A novel look at legal fiction

Courtroom dramas have traditionally been dominated by white men. Now ethnic-minority lawyers are bringing their view to the genre
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The Independent Online

What do you get if you cross John Grisham with Amy Tan and add a hint of Robin Cook (the author, not the Foreign Secretary)? Answer: a legal thriller with a biotechnology theme.

That could have been the pitch for Mindgame, published this month and written by the Malaysian-Chinese lawyer Yang-Mai Ooi whose first book, The Flame Tree, has been outselling Ken Follett in Malaysia.

But she is a rarity. Think of a fictional lawyer, and who comes to mind - the Old Bailey's Rumpole, Tom Cruise in John Grisham's The Firm, or Harrison Ford in Scott Turow's Presumed Innocent? Legal fiction tends to reflect what the legal profession is made up of - white, middle-class men.

There are a few exceptions, such as Frances Fyfield's prosecutor Helen West, and even non-lawyers like the arch Aga-saga writer Joanna Trollope have decided that lawyers have interesting lives - her most recent book, Marrying the Mistress, has a judge, barrister, and solicitor as some of its main characters.

And restaurateur Prue Leith recently dipped her pen into fiction in Leaving Patrick, which features a shipping lawyer who leaves her eponymous husband, a restaurateur. Perhaps unsurprisingly, we don't learn much about the world of shipping law; but we do pick up a lot of fascinating information about the restaurant business.

That seems to confirm the advice for all would-be writers, to write about what you know. Ms Ooi's books have both featured a Malaysian female lawyer who has spent time in the East and West, but feels an outsider in both; and who has got involved in relationships with Westerners that are frowned on by the more conservative Far East.

She says: "Where is the young, thrusting Chinese woman lawyer in fiction? My story has been written to a certain extent by Amy Tan and others, but those are based on women, the family and their struggles. I don't necessarily want to write about three generations of a family, but about a young, successful, professional woman in the modern world."

Is this a case of a female ethnic-minority lawyer escaping the male, white domination of the profession through the publication of fiction? She says: "In one sense, I did escape for a while to write these two books." But she is now back working part-time as a lawyer at her old London law firm, Trowers & Hamlins, and is also working on other books.

A trawl through the books in London's specialist crime bookshop Crime in Store unearths only one other escapee in the UK. Black barrister Nicola Williams combines practice with writing and has written one book with a black woman barrister as her central character, Without Prejudice, and is working on her second, Trial and Error.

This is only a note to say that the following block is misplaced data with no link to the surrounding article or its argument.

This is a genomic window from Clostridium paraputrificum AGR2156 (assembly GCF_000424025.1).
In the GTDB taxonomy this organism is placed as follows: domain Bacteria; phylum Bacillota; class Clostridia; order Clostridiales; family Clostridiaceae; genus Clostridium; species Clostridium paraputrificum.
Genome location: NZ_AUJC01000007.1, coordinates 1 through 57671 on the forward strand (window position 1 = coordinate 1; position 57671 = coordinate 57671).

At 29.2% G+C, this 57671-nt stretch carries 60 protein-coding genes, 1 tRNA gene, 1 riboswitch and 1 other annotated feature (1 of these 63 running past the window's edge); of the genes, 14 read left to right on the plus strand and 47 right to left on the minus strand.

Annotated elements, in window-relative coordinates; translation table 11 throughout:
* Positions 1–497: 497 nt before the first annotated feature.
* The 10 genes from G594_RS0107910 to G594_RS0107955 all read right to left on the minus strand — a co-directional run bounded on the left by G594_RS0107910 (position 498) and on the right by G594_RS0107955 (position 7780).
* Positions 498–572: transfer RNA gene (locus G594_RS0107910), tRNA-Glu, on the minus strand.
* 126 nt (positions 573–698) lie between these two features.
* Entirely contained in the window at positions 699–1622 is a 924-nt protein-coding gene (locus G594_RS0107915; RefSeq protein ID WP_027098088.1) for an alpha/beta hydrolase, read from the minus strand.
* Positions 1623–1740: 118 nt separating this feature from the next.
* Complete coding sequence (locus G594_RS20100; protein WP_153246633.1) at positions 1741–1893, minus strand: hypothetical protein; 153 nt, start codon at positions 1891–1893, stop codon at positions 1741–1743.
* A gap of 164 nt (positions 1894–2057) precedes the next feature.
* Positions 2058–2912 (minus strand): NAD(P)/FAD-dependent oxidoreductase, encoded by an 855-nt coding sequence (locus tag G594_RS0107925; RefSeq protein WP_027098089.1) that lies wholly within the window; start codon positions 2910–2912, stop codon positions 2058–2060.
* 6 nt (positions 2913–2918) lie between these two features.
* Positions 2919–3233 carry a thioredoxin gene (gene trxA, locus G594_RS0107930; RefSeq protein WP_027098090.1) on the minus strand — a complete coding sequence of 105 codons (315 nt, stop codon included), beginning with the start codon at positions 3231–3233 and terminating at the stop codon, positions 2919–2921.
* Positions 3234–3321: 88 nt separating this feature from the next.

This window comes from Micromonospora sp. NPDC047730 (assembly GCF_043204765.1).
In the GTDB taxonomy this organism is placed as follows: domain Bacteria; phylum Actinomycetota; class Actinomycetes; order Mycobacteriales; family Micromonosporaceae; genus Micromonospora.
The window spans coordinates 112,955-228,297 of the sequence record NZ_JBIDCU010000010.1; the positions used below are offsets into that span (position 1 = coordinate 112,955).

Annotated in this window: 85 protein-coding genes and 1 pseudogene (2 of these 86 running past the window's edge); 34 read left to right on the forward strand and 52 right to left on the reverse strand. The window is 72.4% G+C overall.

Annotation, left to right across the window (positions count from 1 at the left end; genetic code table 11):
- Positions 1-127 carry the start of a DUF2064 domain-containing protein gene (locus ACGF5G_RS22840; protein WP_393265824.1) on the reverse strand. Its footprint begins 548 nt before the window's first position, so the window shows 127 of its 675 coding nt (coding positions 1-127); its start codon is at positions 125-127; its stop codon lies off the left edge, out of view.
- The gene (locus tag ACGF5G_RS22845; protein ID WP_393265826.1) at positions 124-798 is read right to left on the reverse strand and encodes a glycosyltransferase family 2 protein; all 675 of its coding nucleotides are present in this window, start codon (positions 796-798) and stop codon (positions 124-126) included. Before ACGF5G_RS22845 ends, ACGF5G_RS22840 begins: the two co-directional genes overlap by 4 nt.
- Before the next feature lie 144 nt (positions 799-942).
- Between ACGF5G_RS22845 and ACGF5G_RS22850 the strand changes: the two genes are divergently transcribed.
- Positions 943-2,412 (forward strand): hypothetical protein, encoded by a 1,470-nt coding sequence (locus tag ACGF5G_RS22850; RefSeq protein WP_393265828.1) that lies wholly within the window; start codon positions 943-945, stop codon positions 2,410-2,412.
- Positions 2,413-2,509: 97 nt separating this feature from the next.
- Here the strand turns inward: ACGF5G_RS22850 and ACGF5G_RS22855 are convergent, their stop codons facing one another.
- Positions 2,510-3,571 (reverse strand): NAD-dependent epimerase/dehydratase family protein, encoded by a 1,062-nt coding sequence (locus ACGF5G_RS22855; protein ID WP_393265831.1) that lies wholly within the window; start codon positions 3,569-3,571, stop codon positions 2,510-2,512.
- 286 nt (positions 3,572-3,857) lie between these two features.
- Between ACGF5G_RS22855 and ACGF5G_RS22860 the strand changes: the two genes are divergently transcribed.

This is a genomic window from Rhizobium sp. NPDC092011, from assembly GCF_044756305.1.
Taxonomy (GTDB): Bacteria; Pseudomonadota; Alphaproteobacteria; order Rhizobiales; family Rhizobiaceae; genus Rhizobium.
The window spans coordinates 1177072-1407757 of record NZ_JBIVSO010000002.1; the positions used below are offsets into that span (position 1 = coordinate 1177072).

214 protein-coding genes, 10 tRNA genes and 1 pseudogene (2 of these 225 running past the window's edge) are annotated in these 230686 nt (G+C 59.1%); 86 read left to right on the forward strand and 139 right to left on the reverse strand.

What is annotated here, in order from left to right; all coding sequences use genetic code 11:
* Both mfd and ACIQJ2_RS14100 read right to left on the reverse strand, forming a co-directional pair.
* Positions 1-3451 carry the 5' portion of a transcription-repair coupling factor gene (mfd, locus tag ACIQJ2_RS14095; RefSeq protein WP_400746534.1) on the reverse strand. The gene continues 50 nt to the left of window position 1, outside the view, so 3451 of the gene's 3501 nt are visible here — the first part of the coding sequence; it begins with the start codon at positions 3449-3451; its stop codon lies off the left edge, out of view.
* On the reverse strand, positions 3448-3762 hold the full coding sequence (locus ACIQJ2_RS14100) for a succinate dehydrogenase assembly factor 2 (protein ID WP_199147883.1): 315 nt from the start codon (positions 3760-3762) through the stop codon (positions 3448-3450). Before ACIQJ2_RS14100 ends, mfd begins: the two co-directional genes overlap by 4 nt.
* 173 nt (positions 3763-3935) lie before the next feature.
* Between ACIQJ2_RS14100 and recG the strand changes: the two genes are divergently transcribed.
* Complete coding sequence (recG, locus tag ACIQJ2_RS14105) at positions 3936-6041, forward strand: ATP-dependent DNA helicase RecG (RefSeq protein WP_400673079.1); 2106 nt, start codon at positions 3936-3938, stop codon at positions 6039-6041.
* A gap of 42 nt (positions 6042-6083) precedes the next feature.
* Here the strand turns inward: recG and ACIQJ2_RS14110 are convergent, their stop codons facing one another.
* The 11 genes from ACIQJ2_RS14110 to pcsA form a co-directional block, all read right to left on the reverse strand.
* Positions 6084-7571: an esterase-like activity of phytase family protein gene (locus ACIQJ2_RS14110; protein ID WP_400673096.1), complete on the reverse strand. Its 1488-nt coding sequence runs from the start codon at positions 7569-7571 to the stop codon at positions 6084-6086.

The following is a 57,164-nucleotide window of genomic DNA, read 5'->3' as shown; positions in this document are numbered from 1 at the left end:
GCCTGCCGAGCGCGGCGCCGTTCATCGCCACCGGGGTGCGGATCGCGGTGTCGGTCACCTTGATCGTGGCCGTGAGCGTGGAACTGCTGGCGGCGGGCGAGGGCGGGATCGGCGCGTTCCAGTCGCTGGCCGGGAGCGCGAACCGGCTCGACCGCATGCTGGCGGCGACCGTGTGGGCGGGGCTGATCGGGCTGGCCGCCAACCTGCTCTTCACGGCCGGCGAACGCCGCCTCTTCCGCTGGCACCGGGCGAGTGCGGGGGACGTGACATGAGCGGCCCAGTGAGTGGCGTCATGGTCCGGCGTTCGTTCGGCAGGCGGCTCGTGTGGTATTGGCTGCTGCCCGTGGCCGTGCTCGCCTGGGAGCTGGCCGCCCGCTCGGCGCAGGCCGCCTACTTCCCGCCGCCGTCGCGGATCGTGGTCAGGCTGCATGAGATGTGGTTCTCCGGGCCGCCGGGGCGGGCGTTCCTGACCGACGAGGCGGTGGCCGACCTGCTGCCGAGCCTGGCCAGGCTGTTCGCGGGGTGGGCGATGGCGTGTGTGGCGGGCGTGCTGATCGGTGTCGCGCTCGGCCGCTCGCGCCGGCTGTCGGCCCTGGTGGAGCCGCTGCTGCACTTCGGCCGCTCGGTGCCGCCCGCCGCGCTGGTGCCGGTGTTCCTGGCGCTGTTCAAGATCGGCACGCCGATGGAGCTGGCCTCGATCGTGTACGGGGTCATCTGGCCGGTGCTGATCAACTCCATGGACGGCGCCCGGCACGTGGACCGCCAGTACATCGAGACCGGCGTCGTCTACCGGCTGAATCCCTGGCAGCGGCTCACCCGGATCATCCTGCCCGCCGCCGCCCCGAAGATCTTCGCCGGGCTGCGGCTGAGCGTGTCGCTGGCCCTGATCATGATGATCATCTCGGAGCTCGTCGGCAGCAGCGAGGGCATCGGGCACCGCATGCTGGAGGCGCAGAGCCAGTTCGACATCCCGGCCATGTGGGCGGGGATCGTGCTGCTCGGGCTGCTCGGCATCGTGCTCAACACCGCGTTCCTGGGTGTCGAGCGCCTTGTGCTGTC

She says: "Obviously, if you have had an awful day in court, you can fictionalise it and make it better. But generally, you have to think about what will sell. I wanted to write about a black woman lawyer because I can use the law to examine a range of issues, and I hope that would appeal to women, black people, people who like reading legal fiction and other lawyers."

Ms Ooi also has her eye on the wider market; her passion is writing about people, not just lawyers. She says: "The law in itself is not always that exciting in terms of stories. And it would be a challenge to write about a male protagonist."

In fact, her own background could easily form the pitch for a blockbuster family saga. Her great-great grandfather was stolen as a child from his village in China by raiders and subsequently lived with them until he escaped to the coast and made it onto a junk bound for Malaysia. He worked in a plantation there to pay off the price of his passage to freedom. Eventually, his hard work bought him a cart and the chance to marry.

His son had an even more eventful life, and broadened his own family with a number of wives, and a mistress. The elder son of that family, a doctor, became responsible for those wives and the numerous children when his father bowed out. Having made sure that all the children were educated, he went on to become Minister for Commerce and Industry in Malaysia - he was Ms Ooi's mother's father.

As for how to broaden the appeal of future books nearer to home, a glance at the bestseller list suggests that you should write in the form of a diary and have your lawyer moonlight as a gardener and interior decorator, perhaps with a schoolboy wizard as a client.

 

'Mindgame' by Yang-Mai Ooi is published by Hodder & Stoughton. 'Without Prejudice' by Nicola Williams is published by Headline